Assembly members kept Costa Rica’s status as the only country in the Western Hemisphere that bans fertilizing a woman’s eggs outside the womb. The legislature failed to have a quorum – enough members present for a vote on a bill to legalize and regulate IVF – before their holiday break. The ban on the procedure meant Costa Rica fails to be in accord with a binding ruling by the Inter-American Court of Human Rights, which is based in – you guessed it – Costa Rica. The country faces fines of its inaction.
The Assembly failed to meet another pre-break deadline in July, when it did not pass permission for the U.S. Coast Guard and Navy to dock ships in Costa Rica, despite the urging of Public Security Minister Mario Zamora. Costa Rican law requires foreign armed vessels to get permission prior to docking. The U.S. Embassy reported that joint patrol efforts in the past 18 months had prevented the traffic of some 200 tons of cocaine and 35,000 pounds of marijuana, in addition to the apprehension of 441 suspects.
“This is not a result of the legislature being on break,” Presidency Minister Carlos Benavides said at the time. “This is a veiled attempt to impede the vote. It’s a failure of our system.”
One-time strong presidential frontrunner Johnny Araya underestimated the cost of a liter of milk and a kilogram of rice by half. Even worse for the ruling party’s banner candidate was suggesting that a casado – a typical rice, bean, and meat dish – cost only ₡1,000 ($2), less than half its average price at restaurants. This snafu fueled the perception that the long-time San José mayor was out of touch with day-to-day concerns of Costa Ricans. Araya had held margins of 10 points or more in polls before the October error, and would see his numbers drop into a virtual tie with challenger Villalta.
Students of Costa Rican political history might have looked at 2013 as a year filled with potential for the formerly dominant Social Christian Unity Party (PUSC). Their major opposition for decades – the National Liberation Party (PLN) – had the least popular president in Latin America, and her presidency seemed bogged in scandal. Meanwhile, the PLN’s 2014 candidate seemed an out-of-touch, uncomfortable campaigner. Dr. Rodolfo Hernández sounded like manna from heaven for PUSC: He had an impressive résumé, he was charismatic, and he polled competitively.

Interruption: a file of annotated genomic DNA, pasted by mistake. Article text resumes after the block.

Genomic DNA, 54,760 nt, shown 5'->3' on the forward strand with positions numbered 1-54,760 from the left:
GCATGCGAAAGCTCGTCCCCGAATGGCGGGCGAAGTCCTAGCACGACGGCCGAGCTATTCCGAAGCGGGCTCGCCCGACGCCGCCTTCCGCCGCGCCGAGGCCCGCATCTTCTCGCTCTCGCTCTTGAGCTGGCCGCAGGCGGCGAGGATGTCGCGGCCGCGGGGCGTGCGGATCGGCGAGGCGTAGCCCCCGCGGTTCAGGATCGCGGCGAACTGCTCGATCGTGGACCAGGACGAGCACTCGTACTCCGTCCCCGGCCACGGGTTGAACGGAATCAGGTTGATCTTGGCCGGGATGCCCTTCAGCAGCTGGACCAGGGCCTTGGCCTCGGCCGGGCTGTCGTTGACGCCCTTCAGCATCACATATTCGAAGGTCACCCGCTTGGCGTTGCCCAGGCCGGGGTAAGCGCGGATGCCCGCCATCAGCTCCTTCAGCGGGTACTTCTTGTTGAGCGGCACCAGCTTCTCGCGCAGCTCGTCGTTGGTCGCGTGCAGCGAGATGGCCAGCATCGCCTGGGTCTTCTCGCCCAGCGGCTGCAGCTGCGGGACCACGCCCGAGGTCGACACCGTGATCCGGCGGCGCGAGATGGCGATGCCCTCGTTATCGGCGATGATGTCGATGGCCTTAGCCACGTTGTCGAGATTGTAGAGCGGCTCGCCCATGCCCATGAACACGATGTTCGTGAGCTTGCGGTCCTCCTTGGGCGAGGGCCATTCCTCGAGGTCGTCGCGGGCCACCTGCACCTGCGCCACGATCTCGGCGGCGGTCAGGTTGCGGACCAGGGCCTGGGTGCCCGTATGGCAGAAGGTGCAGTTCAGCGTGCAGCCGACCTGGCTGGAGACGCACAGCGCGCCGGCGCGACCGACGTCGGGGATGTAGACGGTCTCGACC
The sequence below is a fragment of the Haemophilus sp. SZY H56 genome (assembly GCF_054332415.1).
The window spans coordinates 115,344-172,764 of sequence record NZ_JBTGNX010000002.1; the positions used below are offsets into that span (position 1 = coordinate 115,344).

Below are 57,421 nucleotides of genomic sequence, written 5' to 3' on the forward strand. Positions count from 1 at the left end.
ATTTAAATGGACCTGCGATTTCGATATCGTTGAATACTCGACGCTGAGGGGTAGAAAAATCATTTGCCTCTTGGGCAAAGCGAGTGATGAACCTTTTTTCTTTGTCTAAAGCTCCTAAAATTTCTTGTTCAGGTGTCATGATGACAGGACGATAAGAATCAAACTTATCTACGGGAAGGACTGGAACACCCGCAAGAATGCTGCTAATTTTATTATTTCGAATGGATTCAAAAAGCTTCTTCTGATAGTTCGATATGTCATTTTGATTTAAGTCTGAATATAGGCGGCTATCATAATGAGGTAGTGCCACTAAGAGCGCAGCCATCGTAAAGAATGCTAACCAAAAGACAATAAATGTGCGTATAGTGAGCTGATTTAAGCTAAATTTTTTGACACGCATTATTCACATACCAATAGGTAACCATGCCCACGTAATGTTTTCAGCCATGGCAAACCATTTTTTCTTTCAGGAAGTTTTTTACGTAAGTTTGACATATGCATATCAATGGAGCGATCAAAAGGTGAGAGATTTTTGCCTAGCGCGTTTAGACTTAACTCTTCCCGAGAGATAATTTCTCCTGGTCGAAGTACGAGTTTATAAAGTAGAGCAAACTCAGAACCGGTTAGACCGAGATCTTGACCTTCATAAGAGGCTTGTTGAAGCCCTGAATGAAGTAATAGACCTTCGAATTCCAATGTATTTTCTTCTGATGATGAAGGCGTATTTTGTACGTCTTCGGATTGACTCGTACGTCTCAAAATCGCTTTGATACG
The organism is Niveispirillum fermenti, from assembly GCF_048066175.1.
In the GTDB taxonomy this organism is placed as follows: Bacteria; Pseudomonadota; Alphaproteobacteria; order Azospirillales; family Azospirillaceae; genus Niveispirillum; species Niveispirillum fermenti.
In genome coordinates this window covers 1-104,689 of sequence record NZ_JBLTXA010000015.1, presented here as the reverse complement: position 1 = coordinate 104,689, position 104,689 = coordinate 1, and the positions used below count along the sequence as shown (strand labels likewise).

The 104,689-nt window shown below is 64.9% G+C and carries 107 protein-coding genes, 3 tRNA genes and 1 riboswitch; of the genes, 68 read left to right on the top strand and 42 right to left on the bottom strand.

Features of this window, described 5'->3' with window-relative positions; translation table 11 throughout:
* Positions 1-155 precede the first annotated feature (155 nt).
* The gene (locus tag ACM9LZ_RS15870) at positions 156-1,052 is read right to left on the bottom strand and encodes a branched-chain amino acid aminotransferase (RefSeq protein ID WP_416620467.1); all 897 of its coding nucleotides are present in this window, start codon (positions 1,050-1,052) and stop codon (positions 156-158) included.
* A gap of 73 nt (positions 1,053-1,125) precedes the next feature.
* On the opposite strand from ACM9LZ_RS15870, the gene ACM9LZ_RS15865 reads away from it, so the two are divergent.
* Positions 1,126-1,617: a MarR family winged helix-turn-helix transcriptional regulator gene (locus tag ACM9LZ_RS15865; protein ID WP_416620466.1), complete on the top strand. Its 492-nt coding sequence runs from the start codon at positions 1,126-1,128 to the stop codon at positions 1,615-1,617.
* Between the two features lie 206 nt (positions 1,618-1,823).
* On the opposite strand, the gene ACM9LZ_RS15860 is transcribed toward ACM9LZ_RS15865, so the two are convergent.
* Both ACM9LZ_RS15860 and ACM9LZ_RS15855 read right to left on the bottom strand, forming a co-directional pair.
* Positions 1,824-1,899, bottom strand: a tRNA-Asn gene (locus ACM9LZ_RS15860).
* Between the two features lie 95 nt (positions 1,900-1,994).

But it was not to be. Hernández announced on Oct. 3 that due to party infighting he could no longer continue campaigning. Two days later, Hernández announced he would continue as PUSC’s candidate after throngs of supporters marched to his eastern San José residence.
The new campaign lasted four days; on Oct. 9, Hernández announced his permanent withdrawal from the race unless other campaign directors quit, which didn’t happen.
“They thought they could play me, that they could order me around and that my warnings were inconsequential. They were wrong!” Hernández wrote in his resignation letter.
Costa Rica’s Prosecutor’s Office began an investigation of the Libertarian Movement Party, PLN and the Citizen Action Party for alleged fraud involving campaign spending totaling $1.4 million in public funds.
José María Villalta, presidential nominee of the progressive Broad Front Party, walked back comments on removing Costa Rica from the Central American Free Trade Agreement (CAFTA). Combating accusations of communist and anti-business sympathies, Villalta said it was not viable to exit from CAFTA.
President Laura Chinchilla’s presidency minister dismissed prestigious Vanderbilt as “some University in Tennessee” after fielding a question on Vanderbilt’s finding of slumping support for Costa Rica’s political system.